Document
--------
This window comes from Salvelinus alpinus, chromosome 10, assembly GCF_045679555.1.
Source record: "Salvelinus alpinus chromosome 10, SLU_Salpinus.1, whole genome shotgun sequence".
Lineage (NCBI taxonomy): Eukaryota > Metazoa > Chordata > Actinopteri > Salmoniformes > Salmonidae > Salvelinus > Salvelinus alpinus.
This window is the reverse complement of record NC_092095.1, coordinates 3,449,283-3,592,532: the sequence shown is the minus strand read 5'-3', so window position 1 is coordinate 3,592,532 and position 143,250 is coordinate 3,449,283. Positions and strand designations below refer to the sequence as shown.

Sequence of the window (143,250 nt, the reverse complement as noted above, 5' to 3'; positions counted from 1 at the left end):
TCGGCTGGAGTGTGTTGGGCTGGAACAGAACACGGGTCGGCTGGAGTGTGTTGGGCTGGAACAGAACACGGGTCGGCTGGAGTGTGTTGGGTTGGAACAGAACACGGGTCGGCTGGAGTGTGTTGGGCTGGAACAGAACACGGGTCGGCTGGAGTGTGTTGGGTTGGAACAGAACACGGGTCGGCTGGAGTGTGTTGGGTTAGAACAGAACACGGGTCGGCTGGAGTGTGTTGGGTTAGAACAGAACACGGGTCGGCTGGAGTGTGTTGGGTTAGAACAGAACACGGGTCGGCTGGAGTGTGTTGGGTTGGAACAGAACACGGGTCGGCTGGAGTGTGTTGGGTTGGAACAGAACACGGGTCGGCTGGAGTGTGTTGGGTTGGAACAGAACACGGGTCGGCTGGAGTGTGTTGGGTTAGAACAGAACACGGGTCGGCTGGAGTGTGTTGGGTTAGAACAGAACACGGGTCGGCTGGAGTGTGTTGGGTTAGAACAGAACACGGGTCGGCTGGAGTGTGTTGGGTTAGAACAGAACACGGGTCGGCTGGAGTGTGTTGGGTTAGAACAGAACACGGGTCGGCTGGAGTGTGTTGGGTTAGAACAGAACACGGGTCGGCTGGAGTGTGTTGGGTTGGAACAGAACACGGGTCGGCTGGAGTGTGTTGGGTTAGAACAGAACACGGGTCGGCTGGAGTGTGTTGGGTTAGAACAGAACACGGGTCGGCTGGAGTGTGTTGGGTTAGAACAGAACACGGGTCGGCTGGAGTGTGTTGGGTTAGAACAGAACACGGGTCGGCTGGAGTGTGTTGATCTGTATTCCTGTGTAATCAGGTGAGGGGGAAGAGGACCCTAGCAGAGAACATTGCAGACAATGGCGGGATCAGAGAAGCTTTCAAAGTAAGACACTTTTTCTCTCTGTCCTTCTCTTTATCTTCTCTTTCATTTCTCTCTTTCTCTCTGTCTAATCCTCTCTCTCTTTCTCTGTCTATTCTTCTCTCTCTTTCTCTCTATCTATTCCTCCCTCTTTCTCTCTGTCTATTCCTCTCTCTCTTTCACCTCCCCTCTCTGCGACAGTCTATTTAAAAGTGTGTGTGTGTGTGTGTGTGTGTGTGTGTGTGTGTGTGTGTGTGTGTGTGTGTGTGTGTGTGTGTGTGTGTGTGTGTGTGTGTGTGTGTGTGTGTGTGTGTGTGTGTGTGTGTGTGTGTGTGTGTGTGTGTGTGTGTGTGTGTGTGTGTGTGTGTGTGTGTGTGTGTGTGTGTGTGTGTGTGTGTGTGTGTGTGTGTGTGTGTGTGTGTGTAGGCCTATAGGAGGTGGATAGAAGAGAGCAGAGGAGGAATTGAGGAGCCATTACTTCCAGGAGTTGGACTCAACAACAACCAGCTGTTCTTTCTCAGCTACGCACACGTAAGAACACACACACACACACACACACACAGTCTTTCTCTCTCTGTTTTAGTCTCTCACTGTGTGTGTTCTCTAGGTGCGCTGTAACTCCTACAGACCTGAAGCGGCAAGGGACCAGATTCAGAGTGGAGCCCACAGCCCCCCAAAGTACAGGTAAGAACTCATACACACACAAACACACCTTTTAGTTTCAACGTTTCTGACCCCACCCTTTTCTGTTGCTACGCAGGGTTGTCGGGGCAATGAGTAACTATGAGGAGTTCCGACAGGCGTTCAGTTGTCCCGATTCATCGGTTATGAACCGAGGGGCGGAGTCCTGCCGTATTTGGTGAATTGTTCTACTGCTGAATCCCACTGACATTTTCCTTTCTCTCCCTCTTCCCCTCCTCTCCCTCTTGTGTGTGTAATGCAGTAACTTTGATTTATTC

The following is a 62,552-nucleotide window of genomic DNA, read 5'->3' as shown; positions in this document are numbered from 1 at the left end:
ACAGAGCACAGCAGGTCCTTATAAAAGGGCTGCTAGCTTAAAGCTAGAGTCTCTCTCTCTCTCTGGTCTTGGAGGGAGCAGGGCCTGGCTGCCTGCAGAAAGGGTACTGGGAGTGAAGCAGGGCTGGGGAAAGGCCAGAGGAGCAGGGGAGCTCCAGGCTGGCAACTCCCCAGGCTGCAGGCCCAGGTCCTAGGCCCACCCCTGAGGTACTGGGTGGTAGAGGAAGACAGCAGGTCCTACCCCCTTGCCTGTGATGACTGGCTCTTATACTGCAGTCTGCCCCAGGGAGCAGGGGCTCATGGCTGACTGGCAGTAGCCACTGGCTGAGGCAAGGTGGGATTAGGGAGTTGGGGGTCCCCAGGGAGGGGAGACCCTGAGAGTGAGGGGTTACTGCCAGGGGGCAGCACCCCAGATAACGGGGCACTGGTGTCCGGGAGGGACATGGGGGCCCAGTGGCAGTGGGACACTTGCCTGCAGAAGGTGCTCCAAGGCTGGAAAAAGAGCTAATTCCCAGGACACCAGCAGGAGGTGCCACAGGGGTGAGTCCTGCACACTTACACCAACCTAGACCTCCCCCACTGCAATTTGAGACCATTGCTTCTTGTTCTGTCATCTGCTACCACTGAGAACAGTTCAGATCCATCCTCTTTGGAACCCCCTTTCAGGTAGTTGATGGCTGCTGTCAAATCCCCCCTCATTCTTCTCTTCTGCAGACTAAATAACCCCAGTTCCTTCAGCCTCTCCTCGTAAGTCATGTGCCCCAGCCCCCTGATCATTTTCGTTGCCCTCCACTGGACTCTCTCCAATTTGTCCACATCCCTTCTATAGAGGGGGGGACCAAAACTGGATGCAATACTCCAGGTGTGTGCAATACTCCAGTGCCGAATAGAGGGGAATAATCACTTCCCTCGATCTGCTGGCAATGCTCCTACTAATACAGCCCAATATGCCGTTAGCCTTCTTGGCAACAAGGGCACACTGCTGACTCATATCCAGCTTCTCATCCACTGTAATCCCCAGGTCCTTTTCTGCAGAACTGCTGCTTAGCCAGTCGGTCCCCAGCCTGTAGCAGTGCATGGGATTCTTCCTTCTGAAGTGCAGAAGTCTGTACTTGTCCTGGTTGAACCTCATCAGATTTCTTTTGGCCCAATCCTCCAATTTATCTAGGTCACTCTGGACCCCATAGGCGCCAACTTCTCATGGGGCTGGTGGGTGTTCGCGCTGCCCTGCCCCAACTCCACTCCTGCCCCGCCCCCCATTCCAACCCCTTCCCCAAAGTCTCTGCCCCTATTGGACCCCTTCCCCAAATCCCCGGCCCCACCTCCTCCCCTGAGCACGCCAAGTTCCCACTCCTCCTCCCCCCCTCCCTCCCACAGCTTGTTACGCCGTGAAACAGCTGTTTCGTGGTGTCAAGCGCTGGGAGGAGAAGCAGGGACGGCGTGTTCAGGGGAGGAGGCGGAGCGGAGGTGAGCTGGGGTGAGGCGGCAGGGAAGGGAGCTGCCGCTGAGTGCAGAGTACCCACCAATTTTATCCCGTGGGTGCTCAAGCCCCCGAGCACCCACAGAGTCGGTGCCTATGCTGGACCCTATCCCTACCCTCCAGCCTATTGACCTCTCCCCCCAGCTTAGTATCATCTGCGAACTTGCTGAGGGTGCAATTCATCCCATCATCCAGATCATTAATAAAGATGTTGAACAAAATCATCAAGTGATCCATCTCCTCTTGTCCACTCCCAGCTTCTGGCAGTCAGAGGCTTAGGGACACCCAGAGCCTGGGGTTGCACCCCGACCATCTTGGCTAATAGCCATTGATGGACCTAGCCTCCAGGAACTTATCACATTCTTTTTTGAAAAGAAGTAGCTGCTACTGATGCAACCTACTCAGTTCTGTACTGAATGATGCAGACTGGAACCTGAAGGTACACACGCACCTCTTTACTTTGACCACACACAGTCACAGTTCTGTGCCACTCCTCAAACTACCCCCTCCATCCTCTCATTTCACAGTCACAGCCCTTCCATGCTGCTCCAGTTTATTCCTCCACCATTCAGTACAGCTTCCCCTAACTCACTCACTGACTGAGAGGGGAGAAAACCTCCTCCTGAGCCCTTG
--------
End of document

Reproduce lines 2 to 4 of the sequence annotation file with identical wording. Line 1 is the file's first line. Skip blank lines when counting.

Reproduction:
Source record: "Salvelinus alpinus chromosome 10, SLU_Salpinus.1, whole genome shotgun sequence".
Lineage (NCBI taxonomy): Eukaryota > Metazoa > Chordata > Actinopteri > Salmoniformes > Salmonidae > Salvelinus > Salvelinus alpinus.
This window is the reverse complement of record NC_092095.1, coordinates 3,449,283-3,592,532: the sequence shown is the minus strand read 5'-3', so window position 1 is coordinate 3,592,532 and position 143,250 is coordinate 3,449,283. Positions and strand designations below refer to the sequence as shown.